By Clement Tan
HONG KONG, Nov 28 (Reuters) – Investors looking to exploit the widest gap in three years between the performance of mainland and offshore Chinese stocks could well get their fingers burnt.
H-shares, or Chinese stocks listed in Hong Kong, are trading at their biggest premium to mainland-listed A-shares since October 2010, as offshore investors cheer Beijing’s bold economic reform plan unveiled this month.
The H-share benchmark index surged 7 percent last week alone, its biggest weekly gain in nearly two years, outperforming a 2 percent rise for the CSI300 index of leading A-share listings during the same period.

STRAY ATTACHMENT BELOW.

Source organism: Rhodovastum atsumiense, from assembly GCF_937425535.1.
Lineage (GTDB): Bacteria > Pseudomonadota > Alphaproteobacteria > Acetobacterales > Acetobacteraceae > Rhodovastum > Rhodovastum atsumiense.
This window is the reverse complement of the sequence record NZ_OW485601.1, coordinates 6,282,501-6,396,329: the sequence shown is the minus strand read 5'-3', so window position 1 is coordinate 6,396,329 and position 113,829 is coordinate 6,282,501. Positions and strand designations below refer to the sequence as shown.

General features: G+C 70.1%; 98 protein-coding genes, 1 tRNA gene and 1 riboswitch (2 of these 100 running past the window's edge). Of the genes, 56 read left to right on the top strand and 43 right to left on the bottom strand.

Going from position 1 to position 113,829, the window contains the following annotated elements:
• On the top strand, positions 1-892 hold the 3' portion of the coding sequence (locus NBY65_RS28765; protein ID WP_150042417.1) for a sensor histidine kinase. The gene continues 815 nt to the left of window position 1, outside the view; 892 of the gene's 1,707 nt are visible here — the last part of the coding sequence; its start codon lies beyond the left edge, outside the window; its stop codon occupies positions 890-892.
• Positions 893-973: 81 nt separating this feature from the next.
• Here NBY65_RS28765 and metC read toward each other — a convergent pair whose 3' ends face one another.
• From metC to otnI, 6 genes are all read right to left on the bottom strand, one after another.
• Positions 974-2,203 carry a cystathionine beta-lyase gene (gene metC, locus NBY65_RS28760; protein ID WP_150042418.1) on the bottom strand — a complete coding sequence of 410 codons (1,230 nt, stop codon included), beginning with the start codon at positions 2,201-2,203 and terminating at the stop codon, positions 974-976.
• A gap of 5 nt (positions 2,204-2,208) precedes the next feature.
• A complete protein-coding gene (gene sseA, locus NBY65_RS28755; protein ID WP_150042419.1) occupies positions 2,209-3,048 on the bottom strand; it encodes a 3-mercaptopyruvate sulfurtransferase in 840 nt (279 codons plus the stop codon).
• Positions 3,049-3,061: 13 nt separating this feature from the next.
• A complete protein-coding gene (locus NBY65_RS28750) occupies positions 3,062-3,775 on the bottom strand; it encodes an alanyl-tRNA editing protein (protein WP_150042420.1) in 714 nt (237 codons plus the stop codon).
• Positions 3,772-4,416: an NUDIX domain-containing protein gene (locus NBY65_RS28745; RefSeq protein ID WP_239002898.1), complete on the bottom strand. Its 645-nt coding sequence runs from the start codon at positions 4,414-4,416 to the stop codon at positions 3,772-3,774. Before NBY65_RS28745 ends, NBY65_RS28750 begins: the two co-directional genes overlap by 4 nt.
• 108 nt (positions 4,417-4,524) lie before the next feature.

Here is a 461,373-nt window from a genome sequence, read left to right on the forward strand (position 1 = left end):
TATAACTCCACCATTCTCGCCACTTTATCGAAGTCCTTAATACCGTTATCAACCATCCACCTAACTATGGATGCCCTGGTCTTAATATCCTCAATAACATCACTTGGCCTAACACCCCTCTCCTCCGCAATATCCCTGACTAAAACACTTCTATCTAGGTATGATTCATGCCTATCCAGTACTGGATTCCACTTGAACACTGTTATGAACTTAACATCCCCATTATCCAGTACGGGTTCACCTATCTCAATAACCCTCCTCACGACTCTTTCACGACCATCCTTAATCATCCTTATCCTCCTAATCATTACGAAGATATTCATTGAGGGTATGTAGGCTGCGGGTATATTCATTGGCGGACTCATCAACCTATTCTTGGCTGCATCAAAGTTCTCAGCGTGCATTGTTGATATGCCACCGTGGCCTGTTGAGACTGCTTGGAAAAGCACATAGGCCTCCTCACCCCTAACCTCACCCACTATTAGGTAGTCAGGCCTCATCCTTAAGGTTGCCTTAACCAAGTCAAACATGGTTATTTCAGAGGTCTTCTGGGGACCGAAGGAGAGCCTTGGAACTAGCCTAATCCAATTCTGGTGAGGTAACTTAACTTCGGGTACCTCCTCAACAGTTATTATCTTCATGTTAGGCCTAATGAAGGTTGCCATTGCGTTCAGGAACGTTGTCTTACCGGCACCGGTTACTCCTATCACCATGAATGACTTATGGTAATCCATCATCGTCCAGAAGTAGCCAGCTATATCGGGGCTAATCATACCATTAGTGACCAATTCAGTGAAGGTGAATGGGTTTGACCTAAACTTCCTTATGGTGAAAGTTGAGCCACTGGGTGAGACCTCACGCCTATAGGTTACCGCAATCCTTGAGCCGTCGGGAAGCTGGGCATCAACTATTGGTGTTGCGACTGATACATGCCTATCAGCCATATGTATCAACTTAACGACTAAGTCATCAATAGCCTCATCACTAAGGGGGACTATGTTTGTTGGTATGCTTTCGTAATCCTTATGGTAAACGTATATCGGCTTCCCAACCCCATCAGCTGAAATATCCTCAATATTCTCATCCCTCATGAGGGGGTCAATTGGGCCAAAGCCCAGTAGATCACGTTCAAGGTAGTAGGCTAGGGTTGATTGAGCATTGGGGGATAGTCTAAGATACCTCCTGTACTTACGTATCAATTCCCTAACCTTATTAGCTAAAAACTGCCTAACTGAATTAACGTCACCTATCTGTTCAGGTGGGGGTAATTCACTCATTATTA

Qualified foreign investors may see the gap as an opportunity to switch into the A-shares of dual-listed Chinese companies whose H-shares have outperformed. This strategy could backfire, however, as the contrasting liquidity situations in the two markets suggest the gulf could remain for some time.
“Theoretically, you could go long A-shares and short the H-share market, but I wouldn’t be in any hurry to do that now,” said Hong Hao, chief equities strategist at Bank of Communications International.
“With liquidity so tight in the mainland and improving in Hong Kong as global funds start to allocate more money to offshore equities, you are going to end up getting squeezed on both sides,” Hong said.